• Parent-to-Child Transmission: Parents can spread herpes to their children if they have a sore and kiss their kids on the lips.
  • Vaginal Birth: Pregnant women can transfer HSV to their babies during a vaginal birth if they have an active lesion. This mostly happens if the mother has herpes but doesn’t take antiviral drugs. Therefore, pregnant women should take their medication and notify a healthcare provider of their condition before delivery to reduce the chances of infecting their babies.

Avoiding all of the above can lessen the risk of contracting herpes. Additionally, practicing safer sex can help. This means not having multiple sexual partners and using latex condoms for penetrative intercourse and dental dams during oral sex. 

How Can You Identify Herpes Symptoms?

A person may not notice any symptoms immediately after infection. It can take days or weeks for the signs to appear. However, some of the earliest symptoms for the first episode or a primary infection may include the following:

  • Reduced appetite 
  • Headaches
  • Fever 
  • Unusual fatigue
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Also, before a blister forms, you’ll notice unusual sensations in various body parts. For example, it may be a painful tongue or itchy genitals. You’ll generally experience a tingling, burning, irritating, and itchy sensation around an infected area. After that, you’ll notice a small blister or a cluster of them forming. Often, these can be painful and take longer to heal. At this stage, you can transmit herpes to another person.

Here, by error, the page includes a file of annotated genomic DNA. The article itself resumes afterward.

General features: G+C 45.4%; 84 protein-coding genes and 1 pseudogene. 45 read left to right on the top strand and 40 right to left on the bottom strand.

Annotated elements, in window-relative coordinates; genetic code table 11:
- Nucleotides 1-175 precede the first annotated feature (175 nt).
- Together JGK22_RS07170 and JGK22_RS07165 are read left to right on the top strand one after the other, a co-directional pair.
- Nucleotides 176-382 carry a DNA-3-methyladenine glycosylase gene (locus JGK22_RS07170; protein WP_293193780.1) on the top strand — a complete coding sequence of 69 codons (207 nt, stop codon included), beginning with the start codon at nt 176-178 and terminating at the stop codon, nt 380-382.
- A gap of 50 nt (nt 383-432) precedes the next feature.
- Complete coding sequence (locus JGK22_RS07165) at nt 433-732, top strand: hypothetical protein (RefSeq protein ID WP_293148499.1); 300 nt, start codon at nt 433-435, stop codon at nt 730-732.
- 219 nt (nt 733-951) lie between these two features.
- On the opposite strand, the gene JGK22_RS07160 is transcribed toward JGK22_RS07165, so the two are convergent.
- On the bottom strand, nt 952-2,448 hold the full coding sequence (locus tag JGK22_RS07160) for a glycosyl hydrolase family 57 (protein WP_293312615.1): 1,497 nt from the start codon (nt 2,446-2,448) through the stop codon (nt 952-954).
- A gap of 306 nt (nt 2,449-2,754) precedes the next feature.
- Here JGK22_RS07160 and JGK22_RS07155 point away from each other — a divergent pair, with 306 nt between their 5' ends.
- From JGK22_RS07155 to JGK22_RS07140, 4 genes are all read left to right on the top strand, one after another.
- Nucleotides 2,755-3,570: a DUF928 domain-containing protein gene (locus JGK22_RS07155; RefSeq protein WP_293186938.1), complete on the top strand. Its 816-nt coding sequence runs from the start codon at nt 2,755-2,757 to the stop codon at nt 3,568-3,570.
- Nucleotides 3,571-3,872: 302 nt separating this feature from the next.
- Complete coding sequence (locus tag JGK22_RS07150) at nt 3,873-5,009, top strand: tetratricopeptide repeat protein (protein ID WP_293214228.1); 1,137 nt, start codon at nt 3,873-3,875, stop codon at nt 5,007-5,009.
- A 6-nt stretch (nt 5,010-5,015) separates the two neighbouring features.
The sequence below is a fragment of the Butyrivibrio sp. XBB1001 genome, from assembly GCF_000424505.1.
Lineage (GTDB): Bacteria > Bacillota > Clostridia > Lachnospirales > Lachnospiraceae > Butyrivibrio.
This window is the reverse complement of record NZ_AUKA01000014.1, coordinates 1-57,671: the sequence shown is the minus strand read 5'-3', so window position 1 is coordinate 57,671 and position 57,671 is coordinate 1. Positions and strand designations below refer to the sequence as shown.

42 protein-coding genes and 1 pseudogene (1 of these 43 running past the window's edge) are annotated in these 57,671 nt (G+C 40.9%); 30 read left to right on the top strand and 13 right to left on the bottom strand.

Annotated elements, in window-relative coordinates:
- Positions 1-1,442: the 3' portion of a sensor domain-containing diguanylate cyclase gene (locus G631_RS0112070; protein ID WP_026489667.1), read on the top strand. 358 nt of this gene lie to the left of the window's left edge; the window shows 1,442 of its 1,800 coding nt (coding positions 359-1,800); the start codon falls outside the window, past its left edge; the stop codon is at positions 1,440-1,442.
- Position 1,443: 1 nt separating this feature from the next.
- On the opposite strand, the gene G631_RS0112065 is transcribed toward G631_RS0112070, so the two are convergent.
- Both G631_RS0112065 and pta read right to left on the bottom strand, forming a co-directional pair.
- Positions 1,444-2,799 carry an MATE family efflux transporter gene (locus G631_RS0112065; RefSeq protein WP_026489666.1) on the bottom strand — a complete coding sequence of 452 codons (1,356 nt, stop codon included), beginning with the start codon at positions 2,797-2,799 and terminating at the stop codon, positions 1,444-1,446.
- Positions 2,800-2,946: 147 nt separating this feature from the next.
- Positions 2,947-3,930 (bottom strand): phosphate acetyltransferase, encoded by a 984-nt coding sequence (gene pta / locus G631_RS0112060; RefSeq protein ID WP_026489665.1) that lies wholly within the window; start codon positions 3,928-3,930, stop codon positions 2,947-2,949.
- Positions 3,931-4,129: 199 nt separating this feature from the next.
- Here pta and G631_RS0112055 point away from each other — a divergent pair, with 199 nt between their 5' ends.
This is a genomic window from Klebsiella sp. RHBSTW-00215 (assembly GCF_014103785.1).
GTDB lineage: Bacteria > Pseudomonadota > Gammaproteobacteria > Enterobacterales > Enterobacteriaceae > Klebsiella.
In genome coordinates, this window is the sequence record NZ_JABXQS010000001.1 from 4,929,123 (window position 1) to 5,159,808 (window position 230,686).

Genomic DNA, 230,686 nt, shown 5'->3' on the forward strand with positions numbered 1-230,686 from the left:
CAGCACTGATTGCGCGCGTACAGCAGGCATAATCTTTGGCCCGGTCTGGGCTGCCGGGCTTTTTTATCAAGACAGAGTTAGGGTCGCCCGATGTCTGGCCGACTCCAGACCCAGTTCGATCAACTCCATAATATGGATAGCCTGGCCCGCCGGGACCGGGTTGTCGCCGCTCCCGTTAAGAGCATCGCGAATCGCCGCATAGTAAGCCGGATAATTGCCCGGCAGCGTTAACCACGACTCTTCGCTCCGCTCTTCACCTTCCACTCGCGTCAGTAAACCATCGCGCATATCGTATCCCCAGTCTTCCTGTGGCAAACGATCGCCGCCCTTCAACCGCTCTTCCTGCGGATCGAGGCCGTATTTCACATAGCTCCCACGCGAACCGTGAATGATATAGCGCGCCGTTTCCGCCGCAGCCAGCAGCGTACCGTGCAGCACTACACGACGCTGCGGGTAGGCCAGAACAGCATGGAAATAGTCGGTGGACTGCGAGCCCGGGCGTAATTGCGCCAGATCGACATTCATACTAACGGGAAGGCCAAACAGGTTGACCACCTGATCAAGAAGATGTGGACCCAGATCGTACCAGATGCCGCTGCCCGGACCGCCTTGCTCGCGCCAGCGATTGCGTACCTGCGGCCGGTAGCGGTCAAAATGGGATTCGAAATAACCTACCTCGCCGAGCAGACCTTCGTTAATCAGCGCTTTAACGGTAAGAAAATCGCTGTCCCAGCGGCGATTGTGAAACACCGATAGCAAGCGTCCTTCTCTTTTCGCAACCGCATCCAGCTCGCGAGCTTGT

It’s best to get tested immediately after identifying any primary infection symptoms. Do this, too, if you suspect your partner has the virus. Furthermore, if you notice a smelly discharge, unusual sores, or irritation when urinating, visit a healthcare provider for testing.

After the first herpes episode, some people may not experience other outbreaks. Even so, others do, but occasionally. Stress, illnesses, fever, and sun exposure can trigger an episode. Nevertheless, the body develops antibodies against HSV, which helps reduce frequent outbreaks. 

In case of a recurrent episode, you’ll easily see signs of an outbreak. You’ll often have a tingling, itchy, burning, or painful sensation before sores appear. However, you’ll notice less irritation of the blisters than in the primary episode. Also, the sores won’t be as visible as they were and might heal faster. After noticing any symptoms of a recurrent herpes outbreak, take antiviral drugs. The medication can help shorten or prevent an episode.  

How Is Herpes Treated?

There isn’t a herpes cure yet. However, there are antiviral drugs a doctor can prescribe to shorten and prevent outbreaks. The healthcare provider may also give you medication for pain relief. 

Final Thoughts 

Though herpes is common today, many people don’t understand much about it. To dispel misconceptions about herpes, refer to this detailed guide for clarification. It also provides the basics about herpes, such as causes, types, how it’s spread, symptoms, and treatment.